Review: Almost Perfect

Review: Almost PerfectAlmost Perfect by Brian Katcher
Published by Delacorte BFYR on October 13, 2009
Genres: Contemporary, Romance
Pages: 368
Format: Paperback
Source: Purchased

You only hurt the ones you love.

Logan Witherspoon recently discovered that his girlfriend of three years cheated on him. But things start to look up when a new student breezes through the halls of his small-town high school. Sage Hendricks befriends Logan at a time when he no longer trusts or believes in people. Sage has been homeschooled for a number of years and her parents have forbidden her to date anyone, but she won’t tell Logan why. One day, Logan acts on his growing feelings for Sage. Moments later, he wishes he never had. Sage finally discloses her big secret: she’s actually a boy. Enraged, frightened, and feeling betrayed, Logan lashes out at Sage and disowns her. But once Logan comes to terms with what happened, he reaches out to Sage in an attempt to understand her situation. But Logan has no idea how rocky the road back to friendship will be.

“Everyone has one line they swear they’ll never cross, the one thing they say they’ll never do. Not something serious like I’ll never kill anyone or I’ll never invade Russia in the winter. Usually, it’s something less earth-shattering.

I’ll never cheat on her.

I’ll never work at a job I hate.

I’ll never give up my dreams.

We draw the line. Maybe we even believe it. That’s why it’s so hard when we break that promise we make to ourselves.

Sage Hendricks was my line.”

So begins Almost Perfect. I was hooked from this brief opening, which was not a chapter but not quite a prologue. It was, essentially, a hook. And it worked. The tone is effective established as serious, humorous and witty. The book definitely lives up to this opening. I will warn you that to not have a surprise spoiled, you shouldn’t read this review, but you also shouldn’t read the back of the book, so I’m going to go ahead and talk pretty openly about it, because it’s not about what’s going on so much as about how Logan, our main character, will deal with it.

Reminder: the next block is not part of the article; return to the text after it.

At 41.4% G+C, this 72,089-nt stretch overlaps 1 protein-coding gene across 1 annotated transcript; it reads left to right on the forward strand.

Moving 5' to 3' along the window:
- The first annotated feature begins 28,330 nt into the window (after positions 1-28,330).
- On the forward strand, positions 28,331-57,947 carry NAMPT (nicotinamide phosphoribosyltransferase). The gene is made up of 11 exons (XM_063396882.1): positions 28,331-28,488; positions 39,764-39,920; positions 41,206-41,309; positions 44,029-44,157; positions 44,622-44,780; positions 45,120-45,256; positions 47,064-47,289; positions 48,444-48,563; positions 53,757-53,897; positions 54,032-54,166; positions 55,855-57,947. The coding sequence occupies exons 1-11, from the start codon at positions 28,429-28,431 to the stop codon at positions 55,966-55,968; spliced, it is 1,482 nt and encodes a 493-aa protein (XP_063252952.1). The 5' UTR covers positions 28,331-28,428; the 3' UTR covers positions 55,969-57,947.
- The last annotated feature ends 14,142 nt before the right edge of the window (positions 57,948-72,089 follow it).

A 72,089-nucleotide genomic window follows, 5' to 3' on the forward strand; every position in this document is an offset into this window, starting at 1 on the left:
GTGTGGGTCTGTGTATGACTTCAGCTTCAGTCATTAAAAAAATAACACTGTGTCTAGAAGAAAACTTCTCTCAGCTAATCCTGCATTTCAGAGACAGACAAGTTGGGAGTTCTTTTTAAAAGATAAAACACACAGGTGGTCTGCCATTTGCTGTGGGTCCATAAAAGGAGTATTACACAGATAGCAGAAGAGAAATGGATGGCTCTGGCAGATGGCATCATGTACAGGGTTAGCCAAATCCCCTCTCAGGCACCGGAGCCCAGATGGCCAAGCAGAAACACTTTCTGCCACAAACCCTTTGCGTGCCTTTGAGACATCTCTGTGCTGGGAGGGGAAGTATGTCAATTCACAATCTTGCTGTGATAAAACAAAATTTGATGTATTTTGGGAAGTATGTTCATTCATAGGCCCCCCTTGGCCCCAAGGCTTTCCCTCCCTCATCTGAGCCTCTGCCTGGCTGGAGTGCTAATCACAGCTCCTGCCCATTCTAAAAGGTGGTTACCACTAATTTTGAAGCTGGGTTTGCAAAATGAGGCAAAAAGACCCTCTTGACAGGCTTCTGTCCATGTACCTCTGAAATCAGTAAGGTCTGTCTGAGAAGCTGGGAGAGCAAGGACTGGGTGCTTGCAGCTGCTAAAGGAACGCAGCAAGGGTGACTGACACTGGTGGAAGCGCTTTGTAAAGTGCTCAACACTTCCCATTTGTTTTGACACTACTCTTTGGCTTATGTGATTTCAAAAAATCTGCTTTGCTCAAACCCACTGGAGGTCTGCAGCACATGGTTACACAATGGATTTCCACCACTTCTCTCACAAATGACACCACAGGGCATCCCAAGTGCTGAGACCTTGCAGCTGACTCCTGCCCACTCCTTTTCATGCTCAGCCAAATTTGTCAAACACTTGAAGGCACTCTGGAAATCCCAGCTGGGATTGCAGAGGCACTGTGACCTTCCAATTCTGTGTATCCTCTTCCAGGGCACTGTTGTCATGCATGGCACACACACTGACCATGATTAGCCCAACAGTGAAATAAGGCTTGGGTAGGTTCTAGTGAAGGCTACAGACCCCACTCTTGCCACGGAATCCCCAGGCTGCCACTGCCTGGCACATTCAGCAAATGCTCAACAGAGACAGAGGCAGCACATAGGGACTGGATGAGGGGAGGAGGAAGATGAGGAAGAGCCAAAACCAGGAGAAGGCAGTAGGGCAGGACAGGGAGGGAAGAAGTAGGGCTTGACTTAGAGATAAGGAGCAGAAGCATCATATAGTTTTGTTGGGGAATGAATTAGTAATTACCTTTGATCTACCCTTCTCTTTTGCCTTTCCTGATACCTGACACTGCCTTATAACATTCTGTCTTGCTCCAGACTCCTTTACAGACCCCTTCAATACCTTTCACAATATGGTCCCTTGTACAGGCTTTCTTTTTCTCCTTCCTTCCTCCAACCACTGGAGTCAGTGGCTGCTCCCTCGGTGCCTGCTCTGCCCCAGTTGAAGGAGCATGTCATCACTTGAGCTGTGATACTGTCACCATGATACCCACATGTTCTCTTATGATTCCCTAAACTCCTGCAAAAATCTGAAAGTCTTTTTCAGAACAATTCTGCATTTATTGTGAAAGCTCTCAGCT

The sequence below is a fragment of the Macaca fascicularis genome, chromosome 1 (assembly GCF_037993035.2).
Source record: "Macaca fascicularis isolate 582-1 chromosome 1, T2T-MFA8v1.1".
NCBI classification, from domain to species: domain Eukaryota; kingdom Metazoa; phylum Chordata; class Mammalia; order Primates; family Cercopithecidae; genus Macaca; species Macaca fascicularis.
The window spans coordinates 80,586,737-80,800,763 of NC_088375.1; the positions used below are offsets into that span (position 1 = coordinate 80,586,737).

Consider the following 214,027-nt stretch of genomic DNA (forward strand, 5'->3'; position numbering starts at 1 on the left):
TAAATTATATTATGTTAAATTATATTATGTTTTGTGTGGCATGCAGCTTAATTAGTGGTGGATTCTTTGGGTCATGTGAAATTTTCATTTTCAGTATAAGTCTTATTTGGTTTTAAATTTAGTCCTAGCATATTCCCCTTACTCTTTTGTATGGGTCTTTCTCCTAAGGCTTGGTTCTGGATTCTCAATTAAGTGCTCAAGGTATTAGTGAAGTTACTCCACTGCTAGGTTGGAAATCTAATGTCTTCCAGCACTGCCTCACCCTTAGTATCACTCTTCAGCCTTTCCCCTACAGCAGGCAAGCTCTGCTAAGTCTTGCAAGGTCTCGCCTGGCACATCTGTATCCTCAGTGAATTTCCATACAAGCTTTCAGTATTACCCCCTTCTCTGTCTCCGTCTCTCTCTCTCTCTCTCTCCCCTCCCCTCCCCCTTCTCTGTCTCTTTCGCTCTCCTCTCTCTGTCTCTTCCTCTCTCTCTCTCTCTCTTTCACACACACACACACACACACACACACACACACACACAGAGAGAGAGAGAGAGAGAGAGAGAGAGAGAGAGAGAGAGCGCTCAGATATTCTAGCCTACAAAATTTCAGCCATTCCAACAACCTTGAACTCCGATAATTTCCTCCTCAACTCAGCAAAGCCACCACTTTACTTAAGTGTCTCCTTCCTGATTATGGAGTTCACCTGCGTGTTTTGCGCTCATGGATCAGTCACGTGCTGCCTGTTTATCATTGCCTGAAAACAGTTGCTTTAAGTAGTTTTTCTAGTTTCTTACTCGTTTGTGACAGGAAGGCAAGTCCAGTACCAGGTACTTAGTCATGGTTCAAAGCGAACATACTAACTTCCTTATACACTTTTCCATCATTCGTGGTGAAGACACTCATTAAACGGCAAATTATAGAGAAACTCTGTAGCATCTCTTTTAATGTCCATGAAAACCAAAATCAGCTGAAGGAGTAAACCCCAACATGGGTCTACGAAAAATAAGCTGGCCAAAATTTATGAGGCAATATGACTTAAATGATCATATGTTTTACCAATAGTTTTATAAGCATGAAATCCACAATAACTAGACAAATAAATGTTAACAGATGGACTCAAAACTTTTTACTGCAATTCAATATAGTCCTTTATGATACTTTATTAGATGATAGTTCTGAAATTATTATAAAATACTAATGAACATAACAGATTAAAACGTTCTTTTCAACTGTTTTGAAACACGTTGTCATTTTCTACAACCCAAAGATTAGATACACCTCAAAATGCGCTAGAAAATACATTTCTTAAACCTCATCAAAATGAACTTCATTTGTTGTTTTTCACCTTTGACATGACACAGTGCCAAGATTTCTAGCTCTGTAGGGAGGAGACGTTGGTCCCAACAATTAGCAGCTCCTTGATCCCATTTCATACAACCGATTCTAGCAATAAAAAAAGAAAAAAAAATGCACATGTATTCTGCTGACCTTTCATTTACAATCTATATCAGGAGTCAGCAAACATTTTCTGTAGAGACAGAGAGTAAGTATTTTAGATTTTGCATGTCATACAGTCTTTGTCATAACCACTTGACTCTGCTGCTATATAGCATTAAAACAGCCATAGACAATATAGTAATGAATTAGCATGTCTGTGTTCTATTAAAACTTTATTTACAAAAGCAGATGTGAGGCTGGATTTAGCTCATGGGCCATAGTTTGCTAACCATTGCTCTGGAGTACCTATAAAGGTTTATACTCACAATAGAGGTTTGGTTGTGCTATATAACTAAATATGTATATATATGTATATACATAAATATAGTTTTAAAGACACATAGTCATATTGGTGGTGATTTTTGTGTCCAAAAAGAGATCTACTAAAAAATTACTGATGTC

Logan Witherspoon is in a bit of a rut when the story begins, having been dumped by his girlfriend Lauren, a few months before the story opened. He and Lauren dated for three whole years and he only got to first base. He still wants her back, even though she cheated on him; she had sex with some guy she just met (in a car outside a drug store – or was it a fast food restaurant – either way, classy) and he still dreams up reconciliations in his mind. So yeah, he’s a little pathetic, but it’s not like he has many good options in his tiny home town.

Then, one fateful day, a new student comes to his biology class. That’s right, you guessed it: Sage Hendricks. Sage is six feet tall, with riotous curly red hair, freckles, braces and wearing a ridiculous, brightly colored dress. Logan is immediately captivated. He wants her so badly from pretty much the first moment, even though she is not at all the typical girl. Boy, doesn’t he know.

Logan keeps trying to get with Sage, but she keeps pushing him away, citing overprotective parents, who let her younger sister do anything. Still, she flirts with him and he is completely frustrated. She has some secret and he wants to know it and he wants her. Finally, they make out. Then she tells him the secret. She’s a boy. But only biologically.

I loved Logan of the opening chapters, even with the whiny pining. He was funny and nice. The Logan of this part was not so much my favorite. It was really hard not to judge him for his reaction to the news, but, honestly, how is one supposed to react to that? No matter how open-minded you are, this is liable to come as a bit of a shock and require some readjustment.

Logan is not always a good guy. Sage is not always as fun or smart or confident as she seems. People are flawed and situations are unfortunate. This book definitely isn’t sunshine and puppies, but it is good and it deals with an issue I have rarely seen dealt with in literature (Middlesex, Annabel), and not at all in YA literature. To write this book, Katcher talked to real transgender folk about their experiences growing up, so he knew what he was talking about. Almost Perfect really does live up to its name in its own right, but would be worth reading for novelty’s sake anyway. This is a great addition to lgbt lit and teen fiction.

4 responses to “Review: Almost Perfect”

  1. Nori says:

    Interesting! And you’re right; I have never seen this in YA lit before. I will have to read it!

  2. Christina says:

    I think there actually may be one other one about transgender issues, but I haven’t read it yet. I didn’t remember until after I wrote this. It’s called I Am J.

  3. Gaby says:

    I love the cover it looks awesome and I can’t wait to read it 🙂

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